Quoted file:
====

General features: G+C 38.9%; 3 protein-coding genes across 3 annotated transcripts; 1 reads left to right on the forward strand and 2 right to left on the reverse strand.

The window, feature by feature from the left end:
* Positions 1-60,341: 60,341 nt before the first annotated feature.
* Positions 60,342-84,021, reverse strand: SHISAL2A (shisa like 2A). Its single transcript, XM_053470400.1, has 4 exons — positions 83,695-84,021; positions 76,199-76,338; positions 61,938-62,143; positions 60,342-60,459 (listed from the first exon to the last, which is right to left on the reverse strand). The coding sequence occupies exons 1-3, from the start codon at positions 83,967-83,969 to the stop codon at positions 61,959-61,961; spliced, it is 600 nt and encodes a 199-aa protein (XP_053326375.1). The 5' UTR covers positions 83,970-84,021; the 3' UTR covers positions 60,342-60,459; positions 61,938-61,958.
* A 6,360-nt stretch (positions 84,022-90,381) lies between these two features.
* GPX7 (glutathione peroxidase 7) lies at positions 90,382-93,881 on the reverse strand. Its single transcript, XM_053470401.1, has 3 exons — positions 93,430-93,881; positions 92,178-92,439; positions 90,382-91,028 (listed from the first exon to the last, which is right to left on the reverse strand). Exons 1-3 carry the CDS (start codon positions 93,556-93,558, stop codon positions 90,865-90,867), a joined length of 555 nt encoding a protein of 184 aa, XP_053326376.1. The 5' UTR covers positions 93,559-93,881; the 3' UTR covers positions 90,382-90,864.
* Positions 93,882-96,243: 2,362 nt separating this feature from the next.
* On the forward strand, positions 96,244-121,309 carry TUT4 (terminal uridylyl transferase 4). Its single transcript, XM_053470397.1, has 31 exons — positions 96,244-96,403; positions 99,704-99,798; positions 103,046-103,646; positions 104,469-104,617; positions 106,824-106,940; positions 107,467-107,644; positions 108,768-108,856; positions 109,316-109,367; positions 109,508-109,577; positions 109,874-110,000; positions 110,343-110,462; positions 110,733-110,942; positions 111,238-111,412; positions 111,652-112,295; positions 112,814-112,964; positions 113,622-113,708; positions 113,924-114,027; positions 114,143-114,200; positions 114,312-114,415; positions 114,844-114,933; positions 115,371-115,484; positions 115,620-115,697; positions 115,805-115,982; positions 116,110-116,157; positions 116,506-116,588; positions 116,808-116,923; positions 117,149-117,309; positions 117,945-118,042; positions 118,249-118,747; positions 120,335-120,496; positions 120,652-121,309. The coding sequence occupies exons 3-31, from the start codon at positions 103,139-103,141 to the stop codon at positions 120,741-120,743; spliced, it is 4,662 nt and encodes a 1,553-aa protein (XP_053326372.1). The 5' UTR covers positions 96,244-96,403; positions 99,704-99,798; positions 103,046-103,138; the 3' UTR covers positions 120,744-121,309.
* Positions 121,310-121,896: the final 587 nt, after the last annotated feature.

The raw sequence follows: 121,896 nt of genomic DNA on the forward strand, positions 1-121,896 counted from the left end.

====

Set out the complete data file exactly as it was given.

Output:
General features: G+C 38.9%; 3 protein-coding genes across 3 annotated transcripts; 1 reads left to right on the forward strand and 2 right to left on the reverse strand.

The window, feature by feature from the left end:
* Positions 1-60,341: 60,341 nt before the first annotated feature.
* Positions 60,342-84,021, reverse strand: SHISAL2A (shisa like 2A). Its single transcript, XM_053470400.1, has 4 exons — positions 83,695-84,021; positions 76,199-76,338; positions 61,938-62,143; positions 60,342-60,459 (listed from the first exon to the last, which is right to left on the reverse strand). The coding sequence occupies exons 1-3, from the start codon at positions 83,967-83,969 to the stop codon at positions 61,959-61,961; spliced, it is 600 nt and encodes a 199-aa protein (XP_053326375.1). The 5' UTR covers positions 83,970-84,021; the 3' UTR covers positions 60,342-60,459; positions 61,938-61,958.
* A 6,360-nt stretch (positions 84,022-90,381) lies between these two features.
* GPX7 (glutathione peroxidase 7) lies at positions 90,382-93,881 on the reverse strand. Its single transcript, XM_053470401.1, has 3 exons — positions 93,430-93,881; positions 92,178-92,439; positions 90,382-91,028 (listed from the first exon to the last, which is right to left on the reverse strand). Exons 1-3 carry the CDS (start codon positions 93,556-93,558, stop codon positions 90,865-90,867), a joined length of 555 nt encoding a protein of 184 aa, XP_053326376.1. The 5' UTR covers positions 93,559-93,881; the 3' UTR covers positions 90,382-90,864.
* Positions 93,882-96,243: 2,362 nt separating this feature from the next.
* On the forward strand, positions 96,244-121,309 carry TUT4 (terminal uridylyl transferase 4). Its single transcript, XM_053470397.1, has 31 exons — positions 96,244-96,403; positions 99,704-99,798; positions 103,046-103,646; positions 104,469-104,617; positions 106,824-106,940; positions 107,467-107,644; positions 108,768-108,856; positions 109,316-109,367; positions 109,508-109,577; positions 109,874-110,000; positions 110,343-110,462; positions 110,733-110,942; positions 111,238-111,412; positions 111,652-112,295; positions 112,814-112,964; positions 113,622-113,708; positions 113,924-114,027; positions 114,143-114,200; positions 114,312-114,415; positions 114,844-114,933; positions 115,371-115,484; positions 115,620-115,697; positions 115,805-115,982; positions 116,110-116,157; positions 116,506-116,588; positions 116,808-116,923; positions 117,149-117,309; positions 117,945-118,042; positions 118,249-118,747; positions 120,335-120,496; positions 120,652-121,309. The coding sequence occupies exons 3-31, from the start codon at positions 103,139-103,141 to the stop codon at positions 120,741-120,743; spliced, it is 4,662 nt and encodes a 1,553-aa protein (XP_053326372.1). The 5' UTR covers positions 96,244-96,403; positions 99,704-99,798; positions 103,046-103,138; the 3' UTR covers positions 120,744-121,309.
* Positions 121,310-121,896: the final 587 nt, after the last annotated feature.

The raw sequence follows: 121,896 nt of genomic DNA on the forward strand, positions 1-121,896 counted from the left end.